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My hope is for students to display and present their artifacts and containers at Night of the Arts.   I will definitely take pictures and share how it goes!

I know my students will love it and can’t wait to get started! ! !

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Survival Week

Survival Week has been a blast. My fifth graders just finished reading The Cay and as their culminating activity all 35 students in my GATE class got to build solar ovens, create shelters, classify real plants using a field guide, tie knots, and construct water filters.  These projects were so much fun and allowed my kids to experience what Philip went through in the novel.  In addition, they continue to develop their problem solving, critical thinking, communication, and interpersonal skills.

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Shelters

By far, constructing shelters was the class favorite. I gave each group 4 pieces of wood, 3 feet of rope, masking tape, and a plastic tarp. Only one group successful completed the challenge, but it was so much fun to watch everyone problem solve and adjust their designs to create the most stable shelter possible.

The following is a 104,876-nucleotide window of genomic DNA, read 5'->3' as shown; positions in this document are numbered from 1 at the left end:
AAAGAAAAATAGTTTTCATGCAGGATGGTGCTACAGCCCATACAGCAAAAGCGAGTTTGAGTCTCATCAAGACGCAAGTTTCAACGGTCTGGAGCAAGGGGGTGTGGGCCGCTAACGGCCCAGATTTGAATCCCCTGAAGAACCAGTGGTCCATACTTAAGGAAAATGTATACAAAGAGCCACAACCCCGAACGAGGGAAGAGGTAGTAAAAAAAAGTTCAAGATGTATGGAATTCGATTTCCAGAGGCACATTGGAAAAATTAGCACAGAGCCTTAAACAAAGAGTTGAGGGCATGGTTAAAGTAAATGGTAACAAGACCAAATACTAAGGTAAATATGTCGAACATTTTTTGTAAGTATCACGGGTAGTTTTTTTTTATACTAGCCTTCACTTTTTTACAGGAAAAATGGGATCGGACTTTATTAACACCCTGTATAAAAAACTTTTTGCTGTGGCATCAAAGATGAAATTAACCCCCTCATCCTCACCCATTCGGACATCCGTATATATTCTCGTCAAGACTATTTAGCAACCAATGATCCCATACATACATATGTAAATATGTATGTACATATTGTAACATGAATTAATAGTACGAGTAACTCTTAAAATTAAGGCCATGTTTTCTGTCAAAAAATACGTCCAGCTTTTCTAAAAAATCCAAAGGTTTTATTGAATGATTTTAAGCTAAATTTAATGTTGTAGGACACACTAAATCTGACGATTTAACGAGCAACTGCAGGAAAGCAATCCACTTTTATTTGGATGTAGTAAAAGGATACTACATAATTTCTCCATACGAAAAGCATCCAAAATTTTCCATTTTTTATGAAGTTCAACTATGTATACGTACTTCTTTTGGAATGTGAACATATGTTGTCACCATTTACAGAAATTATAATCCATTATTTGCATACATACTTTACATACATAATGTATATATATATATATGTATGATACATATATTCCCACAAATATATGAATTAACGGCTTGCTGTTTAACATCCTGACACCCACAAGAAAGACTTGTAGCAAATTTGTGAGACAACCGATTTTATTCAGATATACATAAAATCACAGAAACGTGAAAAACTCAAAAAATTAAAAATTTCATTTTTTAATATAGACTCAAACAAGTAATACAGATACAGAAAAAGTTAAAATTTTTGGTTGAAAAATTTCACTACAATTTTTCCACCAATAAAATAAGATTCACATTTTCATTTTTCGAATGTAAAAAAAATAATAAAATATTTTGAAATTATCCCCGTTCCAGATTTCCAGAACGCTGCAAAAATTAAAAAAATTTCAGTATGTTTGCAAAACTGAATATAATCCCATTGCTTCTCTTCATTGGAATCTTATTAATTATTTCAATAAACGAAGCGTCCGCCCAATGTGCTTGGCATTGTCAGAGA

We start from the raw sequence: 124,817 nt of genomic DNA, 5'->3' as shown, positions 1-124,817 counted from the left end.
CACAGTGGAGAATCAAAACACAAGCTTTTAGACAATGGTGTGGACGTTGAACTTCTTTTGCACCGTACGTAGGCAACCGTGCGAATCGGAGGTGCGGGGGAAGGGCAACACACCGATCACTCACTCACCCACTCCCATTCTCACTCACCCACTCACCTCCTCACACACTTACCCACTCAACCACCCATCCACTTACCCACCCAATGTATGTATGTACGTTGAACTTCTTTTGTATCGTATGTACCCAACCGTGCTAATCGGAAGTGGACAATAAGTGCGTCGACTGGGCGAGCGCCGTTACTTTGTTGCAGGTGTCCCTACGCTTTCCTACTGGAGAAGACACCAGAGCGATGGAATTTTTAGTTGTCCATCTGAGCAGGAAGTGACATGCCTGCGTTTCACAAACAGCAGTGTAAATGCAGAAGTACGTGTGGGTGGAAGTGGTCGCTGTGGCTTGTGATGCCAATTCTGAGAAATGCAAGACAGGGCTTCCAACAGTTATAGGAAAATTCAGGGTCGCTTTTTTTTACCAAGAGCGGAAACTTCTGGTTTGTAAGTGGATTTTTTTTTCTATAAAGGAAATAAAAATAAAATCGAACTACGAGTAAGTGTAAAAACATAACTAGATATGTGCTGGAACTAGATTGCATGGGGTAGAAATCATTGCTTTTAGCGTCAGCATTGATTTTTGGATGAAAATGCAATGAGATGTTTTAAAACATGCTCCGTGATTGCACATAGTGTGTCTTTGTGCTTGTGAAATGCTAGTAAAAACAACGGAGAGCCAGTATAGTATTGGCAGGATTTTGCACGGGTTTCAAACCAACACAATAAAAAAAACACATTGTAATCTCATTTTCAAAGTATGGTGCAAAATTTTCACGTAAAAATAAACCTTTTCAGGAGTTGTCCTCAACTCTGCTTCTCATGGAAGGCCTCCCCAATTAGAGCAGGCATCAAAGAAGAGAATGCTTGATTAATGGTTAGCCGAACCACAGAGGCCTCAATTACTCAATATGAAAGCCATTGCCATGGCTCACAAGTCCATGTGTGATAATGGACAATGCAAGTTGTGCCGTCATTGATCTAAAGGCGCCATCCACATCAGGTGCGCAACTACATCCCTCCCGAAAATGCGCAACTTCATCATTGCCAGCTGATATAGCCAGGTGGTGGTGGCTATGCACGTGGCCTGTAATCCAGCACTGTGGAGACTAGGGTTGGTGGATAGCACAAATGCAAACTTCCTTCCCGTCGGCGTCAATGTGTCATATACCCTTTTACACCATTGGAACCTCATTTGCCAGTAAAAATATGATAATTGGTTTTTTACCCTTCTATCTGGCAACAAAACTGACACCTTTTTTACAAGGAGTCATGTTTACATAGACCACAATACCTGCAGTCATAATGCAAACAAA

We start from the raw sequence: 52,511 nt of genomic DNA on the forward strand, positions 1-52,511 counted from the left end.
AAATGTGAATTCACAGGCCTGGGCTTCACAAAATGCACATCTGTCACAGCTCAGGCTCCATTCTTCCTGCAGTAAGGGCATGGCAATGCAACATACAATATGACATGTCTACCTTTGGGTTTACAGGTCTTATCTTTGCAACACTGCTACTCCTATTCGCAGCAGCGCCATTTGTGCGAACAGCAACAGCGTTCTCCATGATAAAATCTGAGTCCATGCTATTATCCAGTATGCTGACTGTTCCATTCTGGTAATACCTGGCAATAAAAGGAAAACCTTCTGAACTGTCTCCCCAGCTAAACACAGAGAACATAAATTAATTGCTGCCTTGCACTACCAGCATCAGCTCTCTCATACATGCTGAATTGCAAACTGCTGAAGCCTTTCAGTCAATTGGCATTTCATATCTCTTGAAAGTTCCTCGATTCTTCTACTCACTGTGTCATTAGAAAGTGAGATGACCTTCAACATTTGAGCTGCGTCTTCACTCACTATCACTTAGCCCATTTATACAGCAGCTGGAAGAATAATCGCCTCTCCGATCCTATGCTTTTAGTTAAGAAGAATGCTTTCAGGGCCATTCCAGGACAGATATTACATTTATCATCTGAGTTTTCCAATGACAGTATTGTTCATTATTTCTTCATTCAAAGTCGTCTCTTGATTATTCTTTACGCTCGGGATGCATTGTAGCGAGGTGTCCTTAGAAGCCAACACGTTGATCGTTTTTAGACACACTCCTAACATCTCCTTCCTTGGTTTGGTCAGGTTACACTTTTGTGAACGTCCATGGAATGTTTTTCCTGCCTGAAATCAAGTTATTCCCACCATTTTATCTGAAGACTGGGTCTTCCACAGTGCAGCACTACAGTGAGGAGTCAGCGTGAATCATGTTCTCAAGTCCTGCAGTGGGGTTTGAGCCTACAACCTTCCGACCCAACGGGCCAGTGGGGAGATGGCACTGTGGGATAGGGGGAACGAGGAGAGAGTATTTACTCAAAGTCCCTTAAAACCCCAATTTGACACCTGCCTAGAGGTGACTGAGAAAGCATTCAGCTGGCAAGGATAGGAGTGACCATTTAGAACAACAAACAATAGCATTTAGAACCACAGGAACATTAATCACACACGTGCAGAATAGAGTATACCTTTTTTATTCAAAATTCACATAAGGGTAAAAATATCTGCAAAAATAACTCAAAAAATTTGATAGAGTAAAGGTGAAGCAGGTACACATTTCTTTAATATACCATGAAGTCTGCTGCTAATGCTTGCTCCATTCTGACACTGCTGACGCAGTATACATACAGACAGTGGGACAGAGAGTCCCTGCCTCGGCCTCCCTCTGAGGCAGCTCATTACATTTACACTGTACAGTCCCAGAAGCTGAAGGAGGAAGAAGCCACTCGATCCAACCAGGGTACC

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Solar Ovens

The other favorite was making solar ovens. I provided each group with directions, a pizza box, plastic wrap, tin foil, scissors, black and red construction paper, and a Popsicle stick. After groups made their solar ovens, it was time to test them out by making SMORES! Students couldn’t believe that the ovens actually worked (especially since it was only 50 degrees outside).

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Classifying Plants

Students worked in their groups to identify plants using a field guide.  I found this great guide and went out one Saturday and collected ten of the plants from the book.  I then put each of the plants into a ziplock bag and numbered it.  Students looked at the pictures and descriptions in the guide to classify them.  This proved to be very hard for my class. Three groups were able to successfully match 7 of them and all the other groups only matched 4 or less.  I loved this activity because students had to pay very careful attention to detail and the answer was not always obvious!

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Tying Knots

I found the Boy Scout Knot Tying Guide and made a copy for each of my students and gave them two feet of tope.  Students had to use the guide to tie as many knots as possible in 20 minutes.  I wasn’t sure if they were going to like this station as much as the others, but everyone had a great time!

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Water Filters

The final rotation was to the water filter station.  Each student was given directions, cheesecloth, sand, gravel, plastic water bottle, rubber band, and a pair of scissors.  Once students believed they had successful built a water filter, they came me to get a cup of dirty water (potting soil mixed with water).   Some kiddos struggled but they eventually made adjustments when they saw their peers successfully complete their filters.  All of the filters worked great!

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I will definitely be doing this project again next year!

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Westward Expansion – What a journey!